Short and Sweet:

Tips for living the abundant life

 

Another Coffee from the September '99 Deep Cove Crier

'Be Good to Your Knees; You will Need Them Later…'

How are your knees feeling today?  Are you fit enough for The Knee Knackering North Shore Trail Run, a challenging 30-mile foot race along the Baden-Powell Centennial Trail from Horseshoe Bay to Deep Cove. Running Wild magazine has recognized the Knee Knackering race on the North Shore of Vancouver, BC as one of the 25 toughest races in North America, as it involves some 16,000 feet of vertical climb and descent.

What started as a group run with 8 participants in 1989 has quickly grown into the biggest ultramarathon race in Canada.  Since 1994, there has been so much interest that the Northshore Ultra Trailrunning Society (N.U.T.S.) has been forced to use a lottery to select a maximum slate of 175 runners. Raising over $10,000 for various charities since its inception, this year's Knee Knackering race benefited the North Shore Search and Rescue team.

Knee Knackering however is not just limited to the North Shore Mountains.  Because of the increased emphasis on physical fitness, knee injuries are becoming more common among athletes and the general population.  According to the California Podiatric Medical Association, out of the more than 100 million North Americans who will visit the emergency room this year, almost 13 million will be treated due to sports-related injuries.  More than 4.1 million people seek medical care each year for a knee problem. James M. Fox MD says 'The annual cost of these knee injuries, including hospital bills, physical therapy sessions, and hours lost from work exceeds 40 billion dollars!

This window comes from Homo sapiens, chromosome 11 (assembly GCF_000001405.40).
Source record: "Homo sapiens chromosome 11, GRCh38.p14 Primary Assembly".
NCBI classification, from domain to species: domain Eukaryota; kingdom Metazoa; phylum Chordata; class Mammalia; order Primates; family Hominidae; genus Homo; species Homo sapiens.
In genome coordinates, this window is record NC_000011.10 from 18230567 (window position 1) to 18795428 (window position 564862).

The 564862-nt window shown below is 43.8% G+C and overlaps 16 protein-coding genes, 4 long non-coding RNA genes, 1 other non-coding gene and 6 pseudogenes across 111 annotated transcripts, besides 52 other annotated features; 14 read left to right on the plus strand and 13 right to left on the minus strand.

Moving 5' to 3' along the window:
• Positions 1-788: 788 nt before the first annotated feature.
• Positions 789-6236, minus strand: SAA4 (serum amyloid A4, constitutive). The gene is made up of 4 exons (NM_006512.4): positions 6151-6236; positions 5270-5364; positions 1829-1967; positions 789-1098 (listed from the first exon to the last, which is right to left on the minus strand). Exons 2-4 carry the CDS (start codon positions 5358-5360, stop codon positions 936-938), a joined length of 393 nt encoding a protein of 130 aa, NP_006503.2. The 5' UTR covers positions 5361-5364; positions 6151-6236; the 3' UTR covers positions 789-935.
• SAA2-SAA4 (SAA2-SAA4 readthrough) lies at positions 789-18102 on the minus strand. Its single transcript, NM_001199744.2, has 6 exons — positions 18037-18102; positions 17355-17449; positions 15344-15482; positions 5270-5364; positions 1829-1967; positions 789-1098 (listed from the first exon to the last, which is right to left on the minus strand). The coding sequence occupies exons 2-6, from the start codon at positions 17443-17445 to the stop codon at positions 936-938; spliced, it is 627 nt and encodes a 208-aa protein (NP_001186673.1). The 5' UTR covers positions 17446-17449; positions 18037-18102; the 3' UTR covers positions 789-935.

There is a hit song being played on the local radios these days which gives the advice: 'Be good to your knees; you are going to need them later'.  It's so true. I remember when I used to jog a mile and a half every day. Some days I forgot to warm up properly and would sometimes injure my knees. I would be in agony trying to crawl up the stairs, only to go out jogging the next day if I felt better.  Very few of us, when we are young, think about the long-term damage that we may be doing to our long-term knee joints.

Dr. Richard Villar, a specialist hip and knee surgeon, holds that the knee is the most commonly injured joint in the body. In San Francisco, a sports medicine clinic reviewed 10,000 recreational injuries, and nine activities - basketball, dance, football, gymnastics, running, skiing, tennis, soccer, and figure skating - accounted for three-fourths of the injuries.  What part of the anatomy was number one on the hit parade?  Knees.  Why is it that our knees are so vulnerable to injury? Click to find out more…
 

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St. Simon's Anglican Church 
North Vancouver, B.C.